Open Source Value and the CMS Ecosystem
Black Duck Software recently released a report on how much the current open source codebase is worth, in terms of development costs and manpower. We caught up with their EVP of Marketing and Business Development, Peter Vescuso, to discuss the implications for the Content Management Systems community.

CMSWire: You talk in the report about using money saved by repurposing open source code toward innovation. Are there any examples that you can cite of companies that have already done this? What innovations do you see coming soon using open source as a jumping point?

VESCUSO: Innovation comes indirectly from using open source.

Just to be clear about this line of thought, if a development organization’s budget is $4 million for 2009, and they can find a way to use open source to offset 25% of it, they now have $1 million they could put in their pockets/save (not likely as their 2009 budget is likely lower than it was in 2008) or they can put it towards the list of innovative features and differentiation they’ve been hoping to get to.

Every development group worth its salt has a list of features/functions they’d like to include, but often other priorities have to be addressed first. The application components/segments where they would use open source, by definition, already exist and so are not differentiating as they’re available on the Internet to anyone. It sounds like common sense but many development groups have not made the shift to a multi-source development model and don’t think proactively about where they can save coding.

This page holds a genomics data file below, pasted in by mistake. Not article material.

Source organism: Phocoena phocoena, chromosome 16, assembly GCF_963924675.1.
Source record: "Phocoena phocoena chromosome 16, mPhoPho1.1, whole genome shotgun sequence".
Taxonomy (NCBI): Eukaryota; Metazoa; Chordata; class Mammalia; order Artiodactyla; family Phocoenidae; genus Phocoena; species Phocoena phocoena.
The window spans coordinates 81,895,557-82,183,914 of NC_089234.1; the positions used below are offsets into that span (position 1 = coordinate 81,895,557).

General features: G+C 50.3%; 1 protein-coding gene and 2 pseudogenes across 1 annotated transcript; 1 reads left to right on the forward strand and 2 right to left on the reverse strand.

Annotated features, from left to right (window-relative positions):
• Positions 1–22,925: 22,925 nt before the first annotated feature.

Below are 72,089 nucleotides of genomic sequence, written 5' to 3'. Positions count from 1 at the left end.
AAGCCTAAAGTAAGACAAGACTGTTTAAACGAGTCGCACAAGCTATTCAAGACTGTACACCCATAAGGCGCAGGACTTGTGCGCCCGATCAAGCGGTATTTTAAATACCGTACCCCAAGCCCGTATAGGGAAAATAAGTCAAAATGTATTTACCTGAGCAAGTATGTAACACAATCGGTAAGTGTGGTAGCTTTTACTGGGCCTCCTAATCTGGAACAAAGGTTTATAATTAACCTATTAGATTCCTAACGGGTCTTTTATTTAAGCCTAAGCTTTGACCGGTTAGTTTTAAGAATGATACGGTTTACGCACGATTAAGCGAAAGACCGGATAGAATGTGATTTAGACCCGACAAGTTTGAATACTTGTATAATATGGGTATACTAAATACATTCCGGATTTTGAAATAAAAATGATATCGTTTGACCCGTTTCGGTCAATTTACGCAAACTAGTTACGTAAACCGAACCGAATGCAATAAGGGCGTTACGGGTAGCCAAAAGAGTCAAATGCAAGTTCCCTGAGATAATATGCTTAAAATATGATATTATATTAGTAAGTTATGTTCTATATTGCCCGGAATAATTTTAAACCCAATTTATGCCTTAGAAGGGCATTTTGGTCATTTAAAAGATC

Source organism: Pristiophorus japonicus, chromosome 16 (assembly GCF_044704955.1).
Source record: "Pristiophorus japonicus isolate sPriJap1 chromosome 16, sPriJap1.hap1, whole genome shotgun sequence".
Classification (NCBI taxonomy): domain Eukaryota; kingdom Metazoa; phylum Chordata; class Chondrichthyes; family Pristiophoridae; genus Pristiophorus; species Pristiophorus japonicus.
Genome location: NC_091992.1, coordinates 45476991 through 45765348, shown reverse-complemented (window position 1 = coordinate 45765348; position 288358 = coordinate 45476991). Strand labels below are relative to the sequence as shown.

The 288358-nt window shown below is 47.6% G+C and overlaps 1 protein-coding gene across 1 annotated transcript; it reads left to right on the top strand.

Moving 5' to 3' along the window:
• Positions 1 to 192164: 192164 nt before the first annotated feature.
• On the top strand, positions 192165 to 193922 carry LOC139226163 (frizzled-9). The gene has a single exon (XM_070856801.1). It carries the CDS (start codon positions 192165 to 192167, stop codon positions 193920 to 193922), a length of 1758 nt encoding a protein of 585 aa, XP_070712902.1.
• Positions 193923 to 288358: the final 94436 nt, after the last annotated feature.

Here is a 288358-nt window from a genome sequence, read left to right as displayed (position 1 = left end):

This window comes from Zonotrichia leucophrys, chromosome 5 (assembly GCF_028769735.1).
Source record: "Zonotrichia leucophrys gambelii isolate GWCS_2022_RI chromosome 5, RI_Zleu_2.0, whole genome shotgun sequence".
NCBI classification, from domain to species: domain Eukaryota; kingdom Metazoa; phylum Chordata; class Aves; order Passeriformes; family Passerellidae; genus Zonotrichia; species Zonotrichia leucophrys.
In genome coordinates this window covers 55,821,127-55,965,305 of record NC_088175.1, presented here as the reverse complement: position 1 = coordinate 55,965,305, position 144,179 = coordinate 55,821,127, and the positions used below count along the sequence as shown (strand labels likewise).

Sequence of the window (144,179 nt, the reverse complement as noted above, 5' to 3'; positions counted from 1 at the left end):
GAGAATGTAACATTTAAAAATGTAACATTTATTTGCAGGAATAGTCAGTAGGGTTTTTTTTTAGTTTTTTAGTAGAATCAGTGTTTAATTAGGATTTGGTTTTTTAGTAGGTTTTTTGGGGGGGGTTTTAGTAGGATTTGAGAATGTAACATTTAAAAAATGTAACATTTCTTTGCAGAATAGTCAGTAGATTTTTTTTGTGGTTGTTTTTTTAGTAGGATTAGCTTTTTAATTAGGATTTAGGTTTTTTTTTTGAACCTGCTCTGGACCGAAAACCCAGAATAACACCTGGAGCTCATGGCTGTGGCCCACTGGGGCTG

One of our customers had a project to create a set of web applications. The project required 159,000 lines of code. They were able to use open source for most of the application saving 88% of the development cost. Savings of 25-50% are more common but this example makes the point about the benefits of using open source strategically.

Open source software and the rise of collaborative development is a fundamental and major innovation in how software will be developed. It has changed the world forever and we think for the better. In terms of innovation from a development group’s perspective, open source is not the source of their innovation. Rather it provides the common piece-parts every application or service may need, and since it’s available to any development group, it is not a source of innovation but a platform for innovation

Developers will become ‘super integrators’ using open source as a foundation, focusing their efforts on the most creative aspects of their work - and that’s where, from their perspective, innovation is created.



CMSWire: Where do you currently see companies using open source savings? Toward putting more resources toward competitive differentiation? Where do you think this will start happening more?

VESCUSO: We see this phenomenon most dramatically in the mobile space. No other industry has moved as aggressively to embrace open source as mobile, spurred in part by competition and by cost pressures. 

Mobile device manufacturers watch every penny of cost that goes into their devices. Using a free Linux-based operating platform, an open source browser (e.g., Safari), etc. reduces costs and frees their own development budgets for value-added features.